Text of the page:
As some of you might know, if you read my bio, I write Westerns in my spare time.
While writing one of these stories, I killed a man’s horse when it was struck by a stray bullet.
When I handed one of my fellow employees the manuscript to read, however, he pointed out that the men were still riding the horse I’d just killed.
The point of this is: you can’t ride a dead horse.
I recently wrote a column about West Virginia’s 2010 football schedule, “West Virginia Football: A Strange Schedule, Some Strange Truths.”
I based the premise of my story on some bad information that came from the following site:
That certainly isn’t an excuse; it’s an explanation.
Several points in the column were wrong—dead wrong!
I relied on a bad source for information. Therefore, I came to some wrong conclusions. The mistake was embarrassing to me.
It still is.
And for a guy with some OCD tendencies, I will probably have a hard time forgetting about it. No one will be harmed by the mistake like I will.
I am simply a guy trying to find a way to make a living from his writing, a passion I’d like to turn into a full-time career.
I certainly don’t claim to be a “journalist” or an “expert.”
Journalists went to college for a career in writing. An expert is simply a darned fool with a briefcase, more than 50 miles away from home.
I am neither.
Like some of you, I am a proud man.
I take no pleasure in admitting my mistakes or shortcomings. Quite often, I don’t react well to criticism. The hardest thing I do on this site is to respond to criticism, some of it deserved, some of it unfair.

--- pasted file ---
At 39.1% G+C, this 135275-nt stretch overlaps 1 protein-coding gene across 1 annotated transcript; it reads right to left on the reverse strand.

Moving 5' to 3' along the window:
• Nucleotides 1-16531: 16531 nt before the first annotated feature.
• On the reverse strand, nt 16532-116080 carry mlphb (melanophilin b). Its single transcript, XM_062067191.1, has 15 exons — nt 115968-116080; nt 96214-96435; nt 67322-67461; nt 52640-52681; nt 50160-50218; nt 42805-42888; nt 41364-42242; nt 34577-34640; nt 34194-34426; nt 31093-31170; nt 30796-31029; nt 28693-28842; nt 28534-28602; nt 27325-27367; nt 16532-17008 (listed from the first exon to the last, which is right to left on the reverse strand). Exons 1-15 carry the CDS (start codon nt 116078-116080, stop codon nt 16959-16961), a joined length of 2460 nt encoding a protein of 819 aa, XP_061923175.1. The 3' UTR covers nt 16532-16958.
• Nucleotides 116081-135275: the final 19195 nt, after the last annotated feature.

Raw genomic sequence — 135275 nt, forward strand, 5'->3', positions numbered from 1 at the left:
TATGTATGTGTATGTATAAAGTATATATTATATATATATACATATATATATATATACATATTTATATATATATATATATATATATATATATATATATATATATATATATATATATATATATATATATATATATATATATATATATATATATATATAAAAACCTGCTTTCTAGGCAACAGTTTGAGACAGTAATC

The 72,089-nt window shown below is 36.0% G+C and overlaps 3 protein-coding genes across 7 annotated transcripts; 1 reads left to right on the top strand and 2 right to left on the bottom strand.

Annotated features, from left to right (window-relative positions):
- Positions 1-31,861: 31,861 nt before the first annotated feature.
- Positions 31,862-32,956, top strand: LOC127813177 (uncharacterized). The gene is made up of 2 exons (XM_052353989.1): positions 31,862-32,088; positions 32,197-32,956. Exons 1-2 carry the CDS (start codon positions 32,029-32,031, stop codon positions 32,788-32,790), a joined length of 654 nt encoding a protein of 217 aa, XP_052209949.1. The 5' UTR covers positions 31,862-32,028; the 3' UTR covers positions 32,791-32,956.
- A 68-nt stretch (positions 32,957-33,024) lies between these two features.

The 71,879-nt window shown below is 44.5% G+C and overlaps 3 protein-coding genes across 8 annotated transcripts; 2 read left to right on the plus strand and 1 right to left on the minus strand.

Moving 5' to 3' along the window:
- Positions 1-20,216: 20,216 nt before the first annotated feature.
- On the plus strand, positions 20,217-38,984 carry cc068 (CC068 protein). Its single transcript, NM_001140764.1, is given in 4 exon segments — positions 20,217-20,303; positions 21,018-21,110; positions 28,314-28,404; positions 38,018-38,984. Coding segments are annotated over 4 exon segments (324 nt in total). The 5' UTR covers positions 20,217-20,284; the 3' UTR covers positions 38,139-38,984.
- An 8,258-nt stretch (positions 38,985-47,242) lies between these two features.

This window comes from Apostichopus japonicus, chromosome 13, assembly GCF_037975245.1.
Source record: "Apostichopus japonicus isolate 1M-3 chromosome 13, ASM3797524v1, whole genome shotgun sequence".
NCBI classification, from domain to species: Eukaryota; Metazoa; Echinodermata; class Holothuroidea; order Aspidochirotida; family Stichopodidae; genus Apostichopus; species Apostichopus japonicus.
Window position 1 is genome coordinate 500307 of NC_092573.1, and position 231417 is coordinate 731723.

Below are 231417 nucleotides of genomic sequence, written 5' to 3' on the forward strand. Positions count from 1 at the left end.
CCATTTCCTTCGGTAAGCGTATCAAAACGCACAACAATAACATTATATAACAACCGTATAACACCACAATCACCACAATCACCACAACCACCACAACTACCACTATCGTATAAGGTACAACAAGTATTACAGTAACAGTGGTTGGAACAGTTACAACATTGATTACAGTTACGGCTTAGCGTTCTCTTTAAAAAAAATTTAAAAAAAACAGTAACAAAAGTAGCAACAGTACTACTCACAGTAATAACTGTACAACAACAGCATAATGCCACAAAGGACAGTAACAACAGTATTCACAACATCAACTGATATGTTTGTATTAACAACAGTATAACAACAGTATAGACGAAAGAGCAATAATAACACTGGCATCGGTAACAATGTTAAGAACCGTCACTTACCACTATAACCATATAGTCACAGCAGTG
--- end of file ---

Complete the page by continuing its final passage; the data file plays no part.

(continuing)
However, it’s been my experience that the more a person puts himself out there, the more likely it is he will make a mistake.
But unless you have some really thick skin, don’t try this at home, boys and girls. This writing gig is clearly not for the meek or the ill of heart.
Jim Joyce, an outstanding Major League umpire, recently made a bad call that cost a pitcher a perfect game. The ump came clean and admitted his error.
Life goes on.
Weathermen often predict sunshine on rainy days. Professional umpires sometimes blow calls. Some excellent teams lose to less talented squads. And sometimes, writers don’t get all the facts right.
Unlike much of the press, who print their incorrect headlines on the front page and bury their retractions on page eight, I am throwing this out there for everyone to see.
I made a mistake.
And if you keep reading the columns I write, you will probably discover that I will make some more errors in the future.
So, hit me with your best shot. I can take it.
You can’t ride a dead horse, and it doesn’t do any good to beat one.